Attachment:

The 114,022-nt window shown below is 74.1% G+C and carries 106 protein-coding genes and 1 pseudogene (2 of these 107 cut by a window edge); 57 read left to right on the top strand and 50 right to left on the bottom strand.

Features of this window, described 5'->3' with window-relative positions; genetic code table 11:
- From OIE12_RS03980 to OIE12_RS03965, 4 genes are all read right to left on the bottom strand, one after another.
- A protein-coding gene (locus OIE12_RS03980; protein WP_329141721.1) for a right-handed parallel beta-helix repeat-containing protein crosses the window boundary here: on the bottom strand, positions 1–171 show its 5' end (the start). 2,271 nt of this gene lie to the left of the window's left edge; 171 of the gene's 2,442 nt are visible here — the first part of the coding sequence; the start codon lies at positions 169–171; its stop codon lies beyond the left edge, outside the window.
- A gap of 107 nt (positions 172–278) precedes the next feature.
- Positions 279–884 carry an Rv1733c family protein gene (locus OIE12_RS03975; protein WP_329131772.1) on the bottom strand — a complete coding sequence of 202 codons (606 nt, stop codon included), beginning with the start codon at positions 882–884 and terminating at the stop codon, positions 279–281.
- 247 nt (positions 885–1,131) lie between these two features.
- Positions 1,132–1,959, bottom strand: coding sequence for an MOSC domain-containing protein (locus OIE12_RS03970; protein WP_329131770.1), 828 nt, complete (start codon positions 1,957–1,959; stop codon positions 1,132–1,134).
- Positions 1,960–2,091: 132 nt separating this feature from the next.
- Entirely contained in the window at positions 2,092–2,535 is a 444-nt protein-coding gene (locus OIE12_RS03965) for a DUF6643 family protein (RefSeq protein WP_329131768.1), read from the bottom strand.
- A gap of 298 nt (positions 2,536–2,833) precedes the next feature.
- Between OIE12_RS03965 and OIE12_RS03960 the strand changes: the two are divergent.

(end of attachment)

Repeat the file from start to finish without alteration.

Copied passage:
The 114,022-nt window shown below is 74.1% G+C and carries 106 protein-coding genes and 1 pseudogene (2 of these 107 cut by a window edge); 57 read left to right on the top strand and 50 right to left on the bottom strand.

Features of this window, described 5'->3' with window-relative positions; genetic code table 11:
- From OIE12_RS03980 to OIE12_RS03965, 4 genes are all read right to left on the bottom strand, one after another.
- A protein-coding gene (locus OIE12_RS03980; protein WP_329141721.1) for a right-handed parallel beta-helix repeat-containing protein crosses the window boundary here: on the bottom strand, positions 1–171 show its 5' end (the start). 2,271 nt of this gene lie to the left of the window's left edge; 171 of the gene's 2,442 nt are visible here — the first part of the coding sequence; the start codon lies at positions 169–171; its stop codon lies beyond the left edge, outside the window.
- A gap of 107 nt (positions 172–278) precedes the next feature.
- Positions 279–884 carry an Rv1733c family protein gene (locus OIE12_RS03975; protein WP_329131772.1) on the bottom strand — a complete coding sequence of 202 codons (606 nt, stop codon included), beginning with the start codon at positions 882–884 and terminating at the stop codon, positions 279–281.
- 247 nt (positions 885–1,131) lie between these two features.
- Positions 1,132–1,959, bottom strand: coding sequence for an MOSC domain-containing protein (locus OIE12_RS03970; protein WP_329131770.1), 828 nt, complete (start codon positions 1,957–1,959; stop codon positions 1,132–1,134).
- Positions 1,960–2,091: 132 nt separating this feature from the next.
- Entirely contained in the window at positions 2,092–2,535 is a 444-nt protein-coding gene (locus OIE12_RS03965) for a DUF6643 family protein (RefSeq protein WP_329131768.1), read from the bottom strand.
- A gap of 298 nt (positions 2,536–2,833) precedes the next feature.
- Between OIE12_RS03965 and OIE12_RS03960 the strand changes: the two are divergent.